Slow fashion is Smart Fashion
Digital fashion shows, capsule wardrobes, slower production schedules, organic fabrics, artificial intelligent design are all the rage. This widespread reaction to our consumption pattern of fashion in the last few decades was meticulously coined by Kate Fletcher (author, design activist and professor) as Slow Fashion.
There is very little thought given each day to our carelessly strewn outfits on the couch. We grab one, dump another. Slow fashion pushed the idea for pausing and thinking for a second about that t-shirt. It establishes that a t-shirt is no longer just a piece of clothing you wear to cover your upper body. It is also a multifunctional high-tech garment. When its functionalities are combined with innovative, sustainable ways to produce the fabric and the garment itself, a t-shirt, or any other garment, is also a way to fight climate change.
Slow fashion is essentially a new age appreciation of our old methods of craftsmanship. This code helps us redesign our lives around smaller yet more meaningful wardrobes. When fashion is closely observed, there is a lot to be answerable for. Like Matryoshka dolls, a fashion supply chain reveals aspects that can be improved on one after another. Slow fashion sprung up as a concept to clear that lens for the industry. Everything from label tags, fabrics, wages, packaging, delivery was dwelled on. Our chosen skin was bearing heavy on the environment and it was time to repair. It’s probably why slow fashion was welcomed with open arms by pockets of designers across the world. To provide you with more context, the Business Research Company estimates that the global ethical fashion market will grow from US$6.35 billion in 2019 to $8.25 billion in 2023 with a Compound Annual Growth Rate of 6.8%.
It was out of this very “trendy” philosophy that Japan embraced slow fashion to establish itself as a modern creative powerhouse. The movement was so successful that Japanese fashion designers began a systematic ‘take-over’ in the world of fashion. In fact, it gave birth to a whole new term, Japonism. The art of ethical fashion combined with Japanese aesthetics, innovative techniques, themes and nature based motifs, were rapidly adopted by designers in the west. Known for its attention to detail and tailoring in particular, Japanese designers and others who followed suit, now designed with an intention to make people think. They wanted us to enquire about the meaning of symbols, lines, cuts, in the garments we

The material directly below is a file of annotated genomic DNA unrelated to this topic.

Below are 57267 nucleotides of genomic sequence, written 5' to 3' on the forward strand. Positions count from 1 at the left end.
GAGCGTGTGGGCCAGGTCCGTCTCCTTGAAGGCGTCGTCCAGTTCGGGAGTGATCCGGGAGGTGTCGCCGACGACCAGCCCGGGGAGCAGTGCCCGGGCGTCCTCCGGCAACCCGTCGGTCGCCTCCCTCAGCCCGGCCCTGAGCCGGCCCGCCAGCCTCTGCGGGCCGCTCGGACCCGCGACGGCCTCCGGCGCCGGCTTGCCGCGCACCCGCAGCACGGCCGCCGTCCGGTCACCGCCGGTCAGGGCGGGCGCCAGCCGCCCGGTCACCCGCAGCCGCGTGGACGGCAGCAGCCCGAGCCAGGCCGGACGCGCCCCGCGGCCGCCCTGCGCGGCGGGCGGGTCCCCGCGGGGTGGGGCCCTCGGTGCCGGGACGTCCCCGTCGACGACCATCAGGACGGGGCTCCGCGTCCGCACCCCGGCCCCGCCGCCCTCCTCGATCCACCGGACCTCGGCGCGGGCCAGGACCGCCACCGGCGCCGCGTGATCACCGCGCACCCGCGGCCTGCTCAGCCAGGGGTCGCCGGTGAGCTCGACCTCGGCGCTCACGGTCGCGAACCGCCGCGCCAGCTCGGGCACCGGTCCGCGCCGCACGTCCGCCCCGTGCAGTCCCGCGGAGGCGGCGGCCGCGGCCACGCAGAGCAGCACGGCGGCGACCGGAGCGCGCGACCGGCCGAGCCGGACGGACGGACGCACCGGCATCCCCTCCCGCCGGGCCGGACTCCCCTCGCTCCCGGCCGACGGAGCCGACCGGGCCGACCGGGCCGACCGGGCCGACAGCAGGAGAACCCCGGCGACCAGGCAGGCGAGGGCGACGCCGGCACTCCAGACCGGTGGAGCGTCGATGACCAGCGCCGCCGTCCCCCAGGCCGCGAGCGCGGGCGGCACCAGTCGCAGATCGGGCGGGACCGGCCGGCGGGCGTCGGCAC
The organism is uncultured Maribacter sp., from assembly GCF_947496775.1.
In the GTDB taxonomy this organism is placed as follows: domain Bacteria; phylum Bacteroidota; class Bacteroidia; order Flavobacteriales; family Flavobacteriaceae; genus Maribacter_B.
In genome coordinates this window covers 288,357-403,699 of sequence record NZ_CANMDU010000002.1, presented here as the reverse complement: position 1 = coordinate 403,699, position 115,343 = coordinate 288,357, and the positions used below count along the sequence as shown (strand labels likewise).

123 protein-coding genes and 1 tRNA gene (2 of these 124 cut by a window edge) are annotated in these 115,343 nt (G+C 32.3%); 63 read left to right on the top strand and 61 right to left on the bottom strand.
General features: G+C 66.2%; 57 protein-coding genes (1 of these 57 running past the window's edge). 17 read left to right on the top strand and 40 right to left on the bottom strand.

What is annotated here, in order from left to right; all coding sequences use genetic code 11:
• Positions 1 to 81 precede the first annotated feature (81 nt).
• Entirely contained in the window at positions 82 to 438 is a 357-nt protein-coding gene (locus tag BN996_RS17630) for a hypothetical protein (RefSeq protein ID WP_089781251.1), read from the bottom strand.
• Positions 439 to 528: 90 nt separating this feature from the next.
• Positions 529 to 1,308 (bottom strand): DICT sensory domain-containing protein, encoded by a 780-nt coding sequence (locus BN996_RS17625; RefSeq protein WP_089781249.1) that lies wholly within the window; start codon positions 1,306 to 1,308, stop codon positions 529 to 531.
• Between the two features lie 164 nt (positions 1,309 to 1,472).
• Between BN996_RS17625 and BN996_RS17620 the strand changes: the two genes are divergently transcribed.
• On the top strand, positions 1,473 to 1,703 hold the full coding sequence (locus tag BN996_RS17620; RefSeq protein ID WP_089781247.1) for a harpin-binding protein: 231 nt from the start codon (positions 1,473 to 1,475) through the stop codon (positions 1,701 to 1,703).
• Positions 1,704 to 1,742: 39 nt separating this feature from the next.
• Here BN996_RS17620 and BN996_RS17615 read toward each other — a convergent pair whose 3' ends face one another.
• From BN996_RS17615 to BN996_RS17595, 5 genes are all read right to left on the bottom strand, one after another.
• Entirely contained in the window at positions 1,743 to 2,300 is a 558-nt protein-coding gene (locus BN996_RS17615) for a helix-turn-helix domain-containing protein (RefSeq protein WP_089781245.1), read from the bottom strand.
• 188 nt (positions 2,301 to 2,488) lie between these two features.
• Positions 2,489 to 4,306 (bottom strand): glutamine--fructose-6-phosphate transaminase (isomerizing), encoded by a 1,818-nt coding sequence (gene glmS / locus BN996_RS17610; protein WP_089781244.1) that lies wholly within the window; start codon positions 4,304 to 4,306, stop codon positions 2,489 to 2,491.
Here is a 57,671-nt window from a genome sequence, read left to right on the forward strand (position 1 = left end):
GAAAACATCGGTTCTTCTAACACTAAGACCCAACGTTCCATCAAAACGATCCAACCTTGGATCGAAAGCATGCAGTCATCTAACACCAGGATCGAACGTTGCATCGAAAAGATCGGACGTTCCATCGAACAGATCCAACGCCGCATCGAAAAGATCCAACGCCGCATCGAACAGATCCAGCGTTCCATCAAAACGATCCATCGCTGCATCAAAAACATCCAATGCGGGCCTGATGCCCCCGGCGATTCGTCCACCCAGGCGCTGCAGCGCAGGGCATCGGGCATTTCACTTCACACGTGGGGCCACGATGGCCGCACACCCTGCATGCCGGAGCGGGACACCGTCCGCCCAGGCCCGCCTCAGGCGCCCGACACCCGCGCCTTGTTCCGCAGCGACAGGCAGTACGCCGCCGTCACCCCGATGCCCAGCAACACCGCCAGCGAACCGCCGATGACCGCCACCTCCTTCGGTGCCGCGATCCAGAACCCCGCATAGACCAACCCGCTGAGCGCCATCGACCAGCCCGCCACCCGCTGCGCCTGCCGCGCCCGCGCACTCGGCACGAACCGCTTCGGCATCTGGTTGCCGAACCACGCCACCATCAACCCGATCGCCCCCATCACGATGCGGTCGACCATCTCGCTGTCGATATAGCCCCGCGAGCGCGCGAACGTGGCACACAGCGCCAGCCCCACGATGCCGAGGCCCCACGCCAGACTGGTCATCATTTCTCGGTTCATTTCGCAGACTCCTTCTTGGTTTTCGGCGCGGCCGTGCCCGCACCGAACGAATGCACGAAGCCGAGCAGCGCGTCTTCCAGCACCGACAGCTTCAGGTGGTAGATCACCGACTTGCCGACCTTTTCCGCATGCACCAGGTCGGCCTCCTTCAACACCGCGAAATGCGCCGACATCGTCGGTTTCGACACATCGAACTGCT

This needle and thread artistry became a form of reparation for us at DVE. Keeping our personal values as our North Star, we honed in on everything. Whether it was studying the substitutional value of our label tags, or the science behind using textiles like Indian madder that helps fight stress. We zeroed in to be more than a brand that greenwashes its communication. A transparent breakdown of our supply chain, decision on textiles, employing local artisans, use of native indigo and other dyes were actively made choices. For slow fashion to work, it was essential to step off the hamster wheel, to create and serve responsible clothing.
However, if Netflix shows like “worn stories” are any testimony, there is more depth to slow fashion. With these pandemic lockdowns, and our “uniforms” consisting of bathrobes, loungewear and sweatpants, slow fashion took precedence of its narrative- cherishing and sparking joy by what you own. Not long ago, we rushed to our local tailor, discussed our dream outfits, and dreamt of donning it with anticipation for its neat lines, crisp collars. The modern adaptation is replacing the local tailor with brands that work on the same ethos. Designers who understand that less is more. Brands like ours that push you to reconsider what you own, its environmental cost and if it’s something you will wear, cherish and dispose of responsibly.